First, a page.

Horse slaughter opponents spur last-minute efforts to kill Oklahoma legislation
Passage of a bill that would allow the slaughter of horses in Oklahoma is expected to be taken up this week. Senate President Pro Tem Brian Bingman, R-Sapulpa, says the measure should pass, and if no changes are made the bill would be sent to Gov. Mary Fallin for her consideration.
With legislation that would allow the slaughter of horses in Oklahoma heading down the stretch, opponents mounted up last-minute efforts Sunday to rein in the legislation’s momentum.
Speakers criticized the legislation during a news conference at a horse ranch in northeastern Oklahoma City and released poll results showing a majority of Oklahomans oppose the two measures that would overturn a 50-year ban on horse slaughter.
The Senate is expected to vote early this week on House Bill 1999, which would allow horse slaughter but would continue the existing ban on the sale of horse meat for consumption in the state.
A House of Representatives committee is scheduled Wednesday to hear Senate Bill 375, which would revoke the state’s 1963 law banning the sale of horse meat and would end the prohibition on horse slaughtering or the sale of horse meat.
Senate President Pro Tem Brian Bingman, R-Sapulpa, said he expects HB 1999 will win Senate approval.
“If you fully understand what they’re doing, it’s humane, it’s better off for the horses,” Bingman said last week.
If it passes without any amendments being added, it would go the governor for her consideration.
Gov. Mary Fallin has a policy of not commenting on whether she will support legislation until she has an opportunity to review the final version.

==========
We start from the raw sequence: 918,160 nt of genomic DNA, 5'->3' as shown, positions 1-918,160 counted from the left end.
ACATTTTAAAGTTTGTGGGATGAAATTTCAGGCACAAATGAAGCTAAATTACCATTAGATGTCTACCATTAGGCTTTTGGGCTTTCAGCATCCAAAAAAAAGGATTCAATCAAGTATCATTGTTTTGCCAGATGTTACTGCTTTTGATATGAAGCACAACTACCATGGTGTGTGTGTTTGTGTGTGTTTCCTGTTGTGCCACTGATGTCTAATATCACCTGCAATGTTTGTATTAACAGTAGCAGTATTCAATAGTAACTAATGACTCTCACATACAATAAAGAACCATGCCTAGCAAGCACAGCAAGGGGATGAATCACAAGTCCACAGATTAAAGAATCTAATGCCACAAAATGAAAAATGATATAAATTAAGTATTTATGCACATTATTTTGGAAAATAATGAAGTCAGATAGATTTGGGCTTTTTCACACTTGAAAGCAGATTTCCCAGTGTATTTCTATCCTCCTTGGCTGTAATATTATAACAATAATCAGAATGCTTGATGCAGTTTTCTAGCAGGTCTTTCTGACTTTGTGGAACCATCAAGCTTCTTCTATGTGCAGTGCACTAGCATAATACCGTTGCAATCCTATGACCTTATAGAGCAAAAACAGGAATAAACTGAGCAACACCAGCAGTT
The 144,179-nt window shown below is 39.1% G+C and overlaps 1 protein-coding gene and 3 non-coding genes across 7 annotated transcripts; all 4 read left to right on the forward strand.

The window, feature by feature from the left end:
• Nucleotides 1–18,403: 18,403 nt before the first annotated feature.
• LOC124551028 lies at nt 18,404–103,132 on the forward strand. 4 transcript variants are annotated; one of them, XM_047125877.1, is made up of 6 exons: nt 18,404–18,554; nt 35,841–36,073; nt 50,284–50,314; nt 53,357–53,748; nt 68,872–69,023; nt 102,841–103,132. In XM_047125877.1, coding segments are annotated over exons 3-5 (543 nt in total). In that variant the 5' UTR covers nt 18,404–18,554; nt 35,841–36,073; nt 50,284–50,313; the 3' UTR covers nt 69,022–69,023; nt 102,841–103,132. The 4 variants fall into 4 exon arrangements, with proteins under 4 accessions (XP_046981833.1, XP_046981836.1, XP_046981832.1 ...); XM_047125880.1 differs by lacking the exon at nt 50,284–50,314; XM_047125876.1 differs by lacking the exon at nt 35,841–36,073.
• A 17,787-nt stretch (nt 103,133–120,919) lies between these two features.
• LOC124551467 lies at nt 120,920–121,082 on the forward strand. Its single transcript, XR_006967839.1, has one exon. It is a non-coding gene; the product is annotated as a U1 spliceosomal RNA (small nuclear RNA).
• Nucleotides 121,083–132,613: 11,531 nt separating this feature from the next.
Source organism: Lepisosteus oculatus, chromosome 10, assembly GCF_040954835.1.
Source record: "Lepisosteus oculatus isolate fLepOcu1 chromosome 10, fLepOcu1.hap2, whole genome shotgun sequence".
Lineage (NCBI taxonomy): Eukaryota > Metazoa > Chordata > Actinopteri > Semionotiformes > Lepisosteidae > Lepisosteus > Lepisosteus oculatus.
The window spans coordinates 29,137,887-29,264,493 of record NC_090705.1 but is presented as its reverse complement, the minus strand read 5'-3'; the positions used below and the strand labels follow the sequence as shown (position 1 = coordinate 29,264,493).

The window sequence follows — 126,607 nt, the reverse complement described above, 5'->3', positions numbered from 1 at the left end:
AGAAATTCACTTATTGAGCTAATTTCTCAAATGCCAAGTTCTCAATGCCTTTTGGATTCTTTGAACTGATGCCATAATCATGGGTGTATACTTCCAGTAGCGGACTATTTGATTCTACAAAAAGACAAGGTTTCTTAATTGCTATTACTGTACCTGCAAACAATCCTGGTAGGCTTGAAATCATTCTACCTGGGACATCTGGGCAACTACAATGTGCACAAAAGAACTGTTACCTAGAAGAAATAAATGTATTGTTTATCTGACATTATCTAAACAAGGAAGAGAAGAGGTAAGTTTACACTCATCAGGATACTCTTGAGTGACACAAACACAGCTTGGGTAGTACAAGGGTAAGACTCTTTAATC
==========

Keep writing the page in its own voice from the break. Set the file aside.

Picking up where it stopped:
Paula Bacon, who served as mayor of Kaufman, Texas, when a horse processing plant was operating in her community, talked Sunday about the environmental dangers and the stigma that Oklahoma would face if a similar plant operated in the state.
She said the city filed legal action against the operators of the plant; still, she said the plant caused environmental and economic havoc in her community until it closed in 2007.
“It stigmatizes your community,” she said. “Good development does not want to come there.
“You would be better served to have a lead-smeltering plant and sexually oriented businesses all up and down your main drag than to have a horse slaughter plant in your community,” Bacon said.
John Murrell, a thoroughbred horse owner and breeder and a former board member of the Thoroughbred Retirement Foundation, talked of the inhumane treatment horses face being taken to processing plants and
the cruel fate that awaits them when they arrive.
“Our horses deserve a much kinder end to their life … than to be sent to a horrific, terrible scary death at a slaughterhouse,” said Murrell, of Dallas.
“We as Americans do not raise horses for food. The slaughter process is cruel and inhumane. From the time the horses arrive at the livestock auction and during their transport to slaughter, which in many cases can be horrific and lengthy, the horses endure unspeakable atrocities, including multiple injuries.”
Offering an option
Mike Spradling, president of the Oklahoma Farm Bureau, said a processing plant is an alternative for horse owners who can’t afford them and are now turning them out on roads, abandoning them on other people’s pastures or simply allowing them to starve.
Contacted Sunday, Spradling said a processing plant is only an option for horse owners.
He said he expected about one third of Oklahoma horse owners would sell their unwanted horses to the plant.
“This is a private property rights issue,” said Spradling, of Tulsa. “Those are our animals.
“We are in the business of producing food and fiber,” Spradling said. “Is it better just to dispose of the animal, euthanize it and put it in a hole … or if there is an option for it … to go to humans?
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